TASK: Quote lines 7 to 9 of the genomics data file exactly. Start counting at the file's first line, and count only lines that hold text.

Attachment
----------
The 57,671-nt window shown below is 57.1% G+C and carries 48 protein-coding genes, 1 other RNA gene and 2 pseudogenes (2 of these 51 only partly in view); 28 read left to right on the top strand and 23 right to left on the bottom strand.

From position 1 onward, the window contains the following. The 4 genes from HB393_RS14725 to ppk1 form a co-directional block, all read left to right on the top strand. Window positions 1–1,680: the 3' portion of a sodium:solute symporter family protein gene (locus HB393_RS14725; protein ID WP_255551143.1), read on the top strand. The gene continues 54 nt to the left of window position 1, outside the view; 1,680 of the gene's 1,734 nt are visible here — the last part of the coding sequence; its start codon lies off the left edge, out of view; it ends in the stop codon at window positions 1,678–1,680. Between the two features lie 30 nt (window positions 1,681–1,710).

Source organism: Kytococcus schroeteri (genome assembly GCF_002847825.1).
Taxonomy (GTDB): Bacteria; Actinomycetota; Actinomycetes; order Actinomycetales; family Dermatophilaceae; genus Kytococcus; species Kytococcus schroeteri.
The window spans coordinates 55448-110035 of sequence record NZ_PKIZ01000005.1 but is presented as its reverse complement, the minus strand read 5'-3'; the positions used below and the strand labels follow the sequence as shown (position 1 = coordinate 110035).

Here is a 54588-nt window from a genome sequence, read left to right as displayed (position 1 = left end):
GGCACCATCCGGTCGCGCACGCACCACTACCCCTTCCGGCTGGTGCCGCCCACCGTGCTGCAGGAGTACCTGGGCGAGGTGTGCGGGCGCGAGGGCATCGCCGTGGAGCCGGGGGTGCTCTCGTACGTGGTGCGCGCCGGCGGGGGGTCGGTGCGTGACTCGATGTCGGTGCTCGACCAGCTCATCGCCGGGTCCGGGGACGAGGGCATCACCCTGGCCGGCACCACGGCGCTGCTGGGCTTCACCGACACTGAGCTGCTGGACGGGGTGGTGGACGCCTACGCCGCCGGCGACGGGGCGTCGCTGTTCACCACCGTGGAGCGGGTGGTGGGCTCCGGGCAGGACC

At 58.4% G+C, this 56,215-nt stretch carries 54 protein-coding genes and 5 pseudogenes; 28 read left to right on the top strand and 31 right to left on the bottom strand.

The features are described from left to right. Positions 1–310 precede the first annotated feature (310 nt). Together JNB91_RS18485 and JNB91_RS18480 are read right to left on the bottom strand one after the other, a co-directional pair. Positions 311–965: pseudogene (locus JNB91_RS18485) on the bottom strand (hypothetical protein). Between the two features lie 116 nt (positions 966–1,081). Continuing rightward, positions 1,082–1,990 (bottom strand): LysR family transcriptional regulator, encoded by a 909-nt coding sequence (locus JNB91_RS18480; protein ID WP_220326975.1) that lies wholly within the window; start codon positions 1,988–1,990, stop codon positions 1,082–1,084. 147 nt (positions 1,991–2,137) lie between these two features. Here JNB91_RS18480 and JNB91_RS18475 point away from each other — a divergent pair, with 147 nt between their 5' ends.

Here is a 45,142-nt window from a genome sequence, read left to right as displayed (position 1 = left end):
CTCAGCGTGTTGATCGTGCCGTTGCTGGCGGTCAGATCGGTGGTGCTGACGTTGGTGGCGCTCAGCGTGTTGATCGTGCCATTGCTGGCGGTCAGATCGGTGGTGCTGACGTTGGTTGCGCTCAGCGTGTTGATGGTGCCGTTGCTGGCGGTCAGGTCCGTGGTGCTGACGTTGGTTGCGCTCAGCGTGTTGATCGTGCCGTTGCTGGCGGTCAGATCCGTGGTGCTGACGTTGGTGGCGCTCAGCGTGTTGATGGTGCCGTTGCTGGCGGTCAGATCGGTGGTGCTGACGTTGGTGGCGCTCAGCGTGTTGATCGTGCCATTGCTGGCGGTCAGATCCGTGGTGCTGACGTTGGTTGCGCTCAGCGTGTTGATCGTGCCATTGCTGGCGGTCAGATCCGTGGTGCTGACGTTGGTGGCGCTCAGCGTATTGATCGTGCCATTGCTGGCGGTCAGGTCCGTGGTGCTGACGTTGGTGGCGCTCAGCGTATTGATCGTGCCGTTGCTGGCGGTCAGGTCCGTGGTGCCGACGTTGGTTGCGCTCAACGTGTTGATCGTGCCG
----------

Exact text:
GGCACCATCCGGTCGCGCACGCACCACTACCCCTTCCGGCTGGTGCCGCCCACCGTGCTGCAGGAGTACCTGGGCGAGGTGTGCGGGCGCGAGGGCATCGCCGTGGAGCCGGGGGTGCTCTCGTACGTGGTGCGCGCCGGCGGGGGGTCGGTGCGTGACTCGATGTCGGTGCTCGACCAGCTCATCGCCGGGTCCGGGGACGAGGGCATCACCCTGGCCGGCACCACGGCGCTGCTGGGCTTCACCGACACTGAGCTGCTGGACGGGGTGGTGGACGCCTACGCCGCCGGCGACGGGGCGTCGCTGTTCACCACCGTGGAGCGGGTGGTGGGCTCCGGGCAGGACC

At 58.4% G+C, this 56,215-nt stretch carries 54 protein-coding genes and 5 pseudogenes; 28 read left to right on the top strand and 31 right to left on the bottom strand.

The features are described from left to right. Positions 1–310 precede the first annotated feature (310 nt). Together JNB91_RS18485 and JNB91_RS18480 are read right to left on the bottom strand one after the other, a co-directional pair. Positions 311–965: pseudogene (locus JNB91_RS18485) on the bottom strand (hypothetical protein). Between the two features lie 116 nt (positions 966–1,081). Continuing rightward, positions 1,082–1,990 (bottom strand): LysR family transcriptional regulator, encoded by a 909-nt coding sequence (locus JNB91_RS18480; protein ID WP_220326975.1) that lies wholly within the window; start codon positions 1,988–1,990, stop codon positions 1,082–1,084. 147 nt (positions 1,991–2,137) lie between these two features. Here JNB91_RS18480 and JNB91_RS18475 point away from each other — a divergent pair, with 147 nt between their 5' ends.